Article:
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Q&A: What Does the Doctor Mean?

by April C. Sanchez, M.D. |
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Q My daughter is in her 34th. week of pragnancy (due date 6/20/00). She was having some contractions, and her doctor checked her. He said that she is 1+,and 50%, and high. What does all this mean? Is it possible she'll be having her baby early? And if she does, what are the chances for a healthy baby?

A It sounds like your daughter is having pre-term labor, which is defined as uterine contractions that cause cervical change before 37 weeks of gestation. When her doctor said that she was 1+, he was referring to the dilatation of her cervix. This is a measurement in centimeters of how much the cervix has opened in preparation for childbirth. 1+ would mean greater than 1cm, but not quite 2 cm. Active, irreversible labor usually occurs at 4-5cm of dilatation. 50% refers to the effacement, or thinning, of the cervix. In preparation for labor, and throughout labor, the cervix becomes progressively thinner. 50% effacement simply means that the cervix is about 1/2 the thickness of a normal, non-laboring cervix. "High" is a term used to designate the position, or station, of the fetal head within the pelvis. If the doctor said the head was high, he meant that the head was not yet engaged in the pelvis. Although these terms indicate that there has been some change in the status of your daughter's cervix, this does not necessarily mean that she will deliver prior to 37 weeks.

In most cases, no one knows what causes pre-term labor. The biggest risk factor for pre-term labor is a history of pre-term labor in a previous pregnancy. Other things that are associated with pre-term labor include multiple gestation (twins or more), fetal abnormalities, and maternal infections or other conditions. In the absence of an obvious cause of the pre-term labor, there are several measures which could be taken. Bed rest is the simplest measure which is known to decrease uterine activity. Dehydration can lead to contractions, so every pregnant woman should drink lots of water--at least 2 liters per day, more when outside in the heat. There are several medications which are safe in pregnancy and decrease contractions. These include brethine, procardia, and magnesium. Steroids are often given prior to 34 weeks to aid in fetal lung maturity, but would not be indicated for your daughter. Studies have shown no benefits from steroid use after 34 weeks gestation. Home uterine monitoring can be helpful. This is when a pregnant woman wears a monitor twice a day, then sends the transmission over the phone lines to be interpreted by a nurse. The patient's doctor orders limits of the number of contractions that are acceptable for a particular gestational age. At 34 weeks of gestation, the threshold is usually 5-6 contractions in an hour. The doctor is called when the threshold is exceeded. Unfortunately, not every insurance company allows for home uterine monitoring and it is a costly procedure.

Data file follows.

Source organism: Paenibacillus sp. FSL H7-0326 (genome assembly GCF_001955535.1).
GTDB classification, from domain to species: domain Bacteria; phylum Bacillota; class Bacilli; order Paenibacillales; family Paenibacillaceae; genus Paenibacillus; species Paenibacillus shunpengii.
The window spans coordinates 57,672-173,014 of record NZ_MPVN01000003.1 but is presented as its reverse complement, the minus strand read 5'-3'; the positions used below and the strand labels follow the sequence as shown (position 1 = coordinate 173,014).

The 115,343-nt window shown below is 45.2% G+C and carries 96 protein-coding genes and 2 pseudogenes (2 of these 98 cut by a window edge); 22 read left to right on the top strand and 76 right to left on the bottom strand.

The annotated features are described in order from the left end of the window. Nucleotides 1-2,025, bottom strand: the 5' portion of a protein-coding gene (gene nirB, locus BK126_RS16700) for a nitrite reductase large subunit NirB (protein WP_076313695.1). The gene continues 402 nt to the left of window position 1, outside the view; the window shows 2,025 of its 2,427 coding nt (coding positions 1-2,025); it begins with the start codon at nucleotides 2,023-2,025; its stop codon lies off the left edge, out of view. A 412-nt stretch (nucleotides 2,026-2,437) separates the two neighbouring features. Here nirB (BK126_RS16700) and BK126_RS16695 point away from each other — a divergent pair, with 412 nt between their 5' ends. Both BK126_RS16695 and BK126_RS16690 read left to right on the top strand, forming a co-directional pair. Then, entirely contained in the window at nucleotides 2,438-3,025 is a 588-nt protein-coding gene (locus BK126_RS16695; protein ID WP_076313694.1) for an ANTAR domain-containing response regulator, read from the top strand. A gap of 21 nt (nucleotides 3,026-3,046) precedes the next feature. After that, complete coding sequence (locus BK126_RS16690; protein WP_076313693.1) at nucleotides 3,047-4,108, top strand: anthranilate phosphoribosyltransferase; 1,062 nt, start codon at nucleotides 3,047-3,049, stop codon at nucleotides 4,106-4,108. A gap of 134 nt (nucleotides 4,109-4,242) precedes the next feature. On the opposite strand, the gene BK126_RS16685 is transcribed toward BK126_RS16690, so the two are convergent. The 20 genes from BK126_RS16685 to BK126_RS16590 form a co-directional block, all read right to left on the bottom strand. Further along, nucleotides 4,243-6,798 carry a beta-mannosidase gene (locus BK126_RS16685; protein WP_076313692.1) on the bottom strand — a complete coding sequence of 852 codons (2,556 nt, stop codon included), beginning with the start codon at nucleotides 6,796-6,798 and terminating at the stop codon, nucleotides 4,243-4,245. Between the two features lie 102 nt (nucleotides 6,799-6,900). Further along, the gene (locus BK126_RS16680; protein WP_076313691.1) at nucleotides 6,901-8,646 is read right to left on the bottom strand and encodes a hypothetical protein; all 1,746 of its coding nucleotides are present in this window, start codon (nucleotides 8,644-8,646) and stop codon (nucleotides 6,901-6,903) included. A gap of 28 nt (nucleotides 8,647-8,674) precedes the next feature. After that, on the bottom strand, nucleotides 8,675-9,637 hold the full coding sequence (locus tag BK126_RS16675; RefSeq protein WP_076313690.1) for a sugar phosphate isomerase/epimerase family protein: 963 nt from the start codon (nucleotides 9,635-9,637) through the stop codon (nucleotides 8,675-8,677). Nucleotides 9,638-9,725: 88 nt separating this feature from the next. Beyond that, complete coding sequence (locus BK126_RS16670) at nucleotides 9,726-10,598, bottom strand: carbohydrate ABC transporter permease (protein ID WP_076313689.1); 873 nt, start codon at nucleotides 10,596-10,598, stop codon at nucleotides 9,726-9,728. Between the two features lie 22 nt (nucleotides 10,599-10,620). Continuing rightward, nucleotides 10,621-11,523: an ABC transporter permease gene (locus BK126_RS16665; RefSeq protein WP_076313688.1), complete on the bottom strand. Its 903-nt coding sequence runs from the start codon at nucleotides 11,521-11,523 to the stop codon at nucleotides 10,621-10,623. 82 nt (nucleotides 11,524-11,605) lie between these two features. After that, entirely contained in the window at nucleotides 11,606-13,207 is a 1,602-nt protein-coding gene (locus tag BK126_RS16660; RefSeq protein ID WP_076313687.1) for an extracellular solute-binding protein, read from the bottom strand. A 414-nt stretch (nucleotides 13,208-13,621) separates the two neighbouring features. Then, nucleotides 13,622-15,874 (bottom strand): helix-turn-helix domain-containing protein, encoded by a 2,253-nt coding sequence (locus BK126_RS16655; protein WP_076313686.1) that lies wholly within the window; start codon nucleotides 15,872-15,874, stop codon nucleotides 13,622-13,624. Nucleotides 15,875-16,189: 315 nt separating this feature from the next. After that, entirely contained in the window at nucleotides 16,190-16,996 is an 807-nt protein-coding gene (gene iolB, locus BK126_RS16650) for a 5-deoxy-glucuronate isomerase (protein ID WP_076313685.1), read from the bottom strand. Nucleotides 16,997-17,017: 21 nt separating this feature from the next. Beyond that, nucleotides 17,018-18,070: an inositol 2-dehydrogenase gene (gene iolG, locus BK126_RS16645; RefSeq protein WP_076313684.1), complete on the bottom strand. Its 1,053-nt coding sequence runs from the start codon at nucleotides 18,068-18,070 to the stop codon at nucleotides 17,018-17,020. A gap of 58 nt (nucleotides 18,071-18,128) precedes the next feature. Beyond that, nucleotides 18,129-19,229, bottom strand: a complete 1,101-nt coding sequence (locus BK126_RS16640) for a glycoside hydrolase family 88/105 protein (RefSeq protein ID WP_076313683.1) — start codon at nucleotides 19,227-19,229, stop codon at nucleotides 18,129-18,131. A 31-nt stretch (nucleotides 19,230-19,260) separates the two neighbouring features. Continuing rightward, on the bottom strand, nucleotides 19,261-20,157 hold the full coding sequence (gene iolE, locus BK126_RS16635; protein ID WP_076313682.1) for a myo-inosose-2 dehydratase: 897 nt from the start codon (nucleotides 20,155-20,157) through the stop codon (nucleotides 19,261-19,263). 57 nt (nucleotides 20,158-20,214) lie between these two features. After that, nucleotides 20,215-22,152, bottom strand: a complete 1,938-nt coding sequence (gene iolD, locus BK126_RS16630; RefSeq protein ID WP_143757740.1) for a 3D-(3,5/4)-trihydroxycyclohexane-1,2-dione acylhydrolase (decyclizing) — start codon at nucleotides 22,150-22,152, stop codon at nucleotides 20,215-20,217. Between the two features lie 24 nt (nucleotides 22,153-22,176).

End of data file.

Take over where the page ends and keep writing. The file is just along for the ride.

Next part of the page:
It is impossible to predict whether or not your daughter will deliver early. Often, we struggle and struggle to control pre-term contractions, only to have to induce the patient after her due date. Fetal lung maturity usually occurs between 36 and 37 weeks. If the baby is born before the lungs are mature, a stay in the neonatal intensive care unit will be required. The baby may need oxygen or to be on a ventilator. Over 90% of babies born at or beyond 34 weeks will do fine in the long run, with no permanent problems or developmental delays.

I wish the best of luck to your daughter.

April C. Sanchez, M.D.

Click here to Ask Dr. Sanchez your pregnancy questions.

Dr Sanchez lives with her husband and two boys ages 6 and 2 in Mandeville, Louisinana. She is a Board Certified OBGYN with a dregree from Louisiana State University Medical School. She completed her residency through the Tulane University Medical School Residency Program. She also received a Surgical Excellence Award.

Total Woman Care

She is now practicing Obstetrics and Gynecology at Total Woman Care, in Manderville, Louisiana. The Total Woman Care website, (http://www.totalwomancare.com) is an "Advanced" Obstetrics and Gynecology Practice that cares and provides for the needs of women with total Compassion, Empathy, and Understanding. Dedicated to Provide Obstetrics and Gynecology Related Information for the Women of West St Tammany Parish.


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